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Advice sought for keeping sunfish on the water

nicky

New Member
For the first time I have the opportunity to keep my boat on the water, tied to a dock. I'm finding some challenges though. The Storm cover I've got is difficult to put on while the boat is on the water: (a) there are no holes in the cover to accommodate lines from the bow handle and the traveller to cleats on the dock (and I'd prefer not to make any), and (b) the elastic is so tight it seems impossible to stretch around the boat either while sitting on the deck, or by reaching over from the dock. Any suggestions/solutions for what would make a suitable cover for keeping the boat on the water?

Thanks,
Nicky
 

supercub

Member
nicky,

Storing your SF in the water sounds like a winning situation, but it is not. Suggest you do not let your SF sit in the water for more than the day you use it. SF do develope leaks (see all the posts about drying a SF out) and take on water, which makes the SF heavier and slower. A SF is light enough to remove and store on a rack/dolly/trailer and then the cover can be put on much eaisier. Plus, any wave action bouncing your SF against the dock would not be good. You are in the San Francisco bay area, salt water is not good for the aluminum parts (mast, booms). Corrosion at the bottom of the mast, under the gooseneck and general pitting of the aluminum will happen. A good rinse with freash water will keep the corrsion away much longer. And the the slime that will build up on the bottom (again slow). Sorry, but I would not reccommend water storage.

How do I know this? I did it a long time ago with another SF (living on Long Island) and had to replace the lower boom, shorten the mast and do the drying out (took on about four gallons of water that summer and took five of us to get it up from the beach and over a 4-5 foot sea wall and onto the dolly. It was an expensive and frustrating lesson at the time
 

Wavedancer

Upside down?
Staff member
nicky said:
For the first time I have the opportunity to keep my boat on the water, tied to a dock. I'm finding some challenges though. The Storm cover I've got is difficult to put on while the boat is on the water: (a) there are no holes in the cover to accommodate lines from the bow handle and the traveller to cleats on the dock (and I'd prefer not to make any), and (b) the elastic is so tight it seems impossible to stretch around the boat either while sitting on the deck, or by reaching over from the dock. Any suggestions/solutions for what would make a suitable cover for keeping the boat on the water?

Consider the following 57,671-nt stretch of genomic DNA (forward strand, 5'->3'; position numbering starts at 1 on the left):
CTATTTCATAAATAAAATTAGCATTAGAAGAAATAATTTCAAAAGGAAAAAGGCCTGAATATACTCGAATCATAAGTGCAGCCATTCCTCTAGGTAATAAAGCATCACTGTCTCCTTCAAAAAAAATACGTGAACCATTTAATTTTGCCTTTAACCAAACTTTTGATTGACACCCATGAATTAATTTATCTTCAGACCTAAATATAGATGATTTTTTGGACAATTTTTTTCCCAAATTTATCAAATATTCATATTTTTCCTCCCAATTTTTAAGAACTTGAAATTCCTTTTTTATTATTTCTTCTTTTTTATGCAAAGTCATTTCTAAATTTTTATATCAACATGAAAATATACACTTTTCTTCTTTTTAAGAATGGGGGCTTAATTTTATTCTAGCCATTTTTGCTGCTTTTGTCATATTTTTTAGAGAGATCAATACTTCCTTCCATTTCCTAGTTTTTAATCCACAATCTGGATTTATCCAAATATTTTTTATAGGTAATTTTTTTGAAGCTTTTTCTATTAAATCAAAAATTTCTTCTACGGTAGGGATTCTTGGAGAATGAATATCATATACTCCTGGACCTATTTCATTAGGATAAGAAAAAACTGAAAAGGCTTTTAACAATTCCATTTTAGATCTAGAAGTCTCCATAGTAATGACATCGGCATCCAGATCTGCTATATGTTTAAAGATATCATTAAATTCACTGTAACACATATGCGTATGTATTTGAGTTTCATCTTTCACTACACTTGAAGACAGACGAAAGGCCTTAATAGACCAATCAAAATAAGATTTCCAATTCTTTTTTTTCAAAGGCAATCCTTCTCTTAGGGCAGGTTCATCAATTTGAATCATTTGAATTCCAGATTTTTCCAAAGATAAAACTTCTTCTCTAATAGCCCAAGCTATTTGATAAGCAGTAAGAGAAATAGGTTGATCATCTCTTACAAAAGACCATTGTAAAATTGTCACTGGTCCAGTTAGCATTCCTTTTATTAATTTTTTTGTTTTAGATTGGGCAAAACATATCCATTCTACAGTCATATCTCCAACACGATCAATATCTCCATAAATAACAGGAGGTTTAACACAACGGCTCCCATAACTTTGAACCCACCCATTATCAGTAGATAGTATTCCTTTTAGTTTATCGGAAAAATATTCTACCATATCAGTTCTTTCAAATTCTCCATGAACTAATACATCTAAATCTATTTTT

Thanks,
Nicky
You will be much happier in the long run if you follow Supercub's advice. The only thing to add is that Laser fans don't keep their boats in the water either. I believe that the problem is due to the materials used to construct these boats, and that it is not Sunfish specific.
 

mike4947

Member
I'll third the advice of Super and Wave. Sunfish are designed as day sailers and I've yet to have one in 30 years that didn't have some small leak somewhere. Even a couple of teaspoons a day means pint/quarts over time and it does get into the foam and is a REAL PAIN drying it back out.
Even way back when it wasn't common practice to put in a port to help dry out the interior; basic sailing instructions included tipping the boat on edge and opening the deck drain as part of putting the boat away at the end of the day.
 

nicky

New Member
Thanks all for the replies. The situation is as I suspected: sunfish are not really designed to be kept on the water. I guess the ideal situation is to keep the boat at the water's edge on a beach dolly... now all I have to do is find a neighbor to grant me beach access... I'm the eternal optimist :)
 

ColdPass

New Member
Maybe you could make some sort of raft, pontoon, or bouy system that could lift the boat out of the water, but still be floating at the dock. I've seen some for larger boats. You'd still have the problem of corrosion on aluminum parts, but it might be a good fit for your situation.
 

Gail

24186
If it's relatively shallow where this spot is, you could also put some kind of simple rack on the bottom with horizontal bars or boards about 6" above the high water mark. Lift the bow up on the front, then lift the transom up onto from the back, and voila! Space you have is usable, yet boat is not in water. Easiest storage then is to flip boat upside down and let God take care of rinsing. Haul rig & parts elsewhere (car?), being sure to rinse with a hose after every sail. Good luck.
 

DanB

Crabber
Maybe you could make some sort of raft, pontoon, or bouy system that could lift the boat out of the water, but still be floating at the dock
.

Google "Floating Dock" or "Floating Boat Lift" lots o stuff out there for small boats and Jet Skis that will work great for a sunfish.
 
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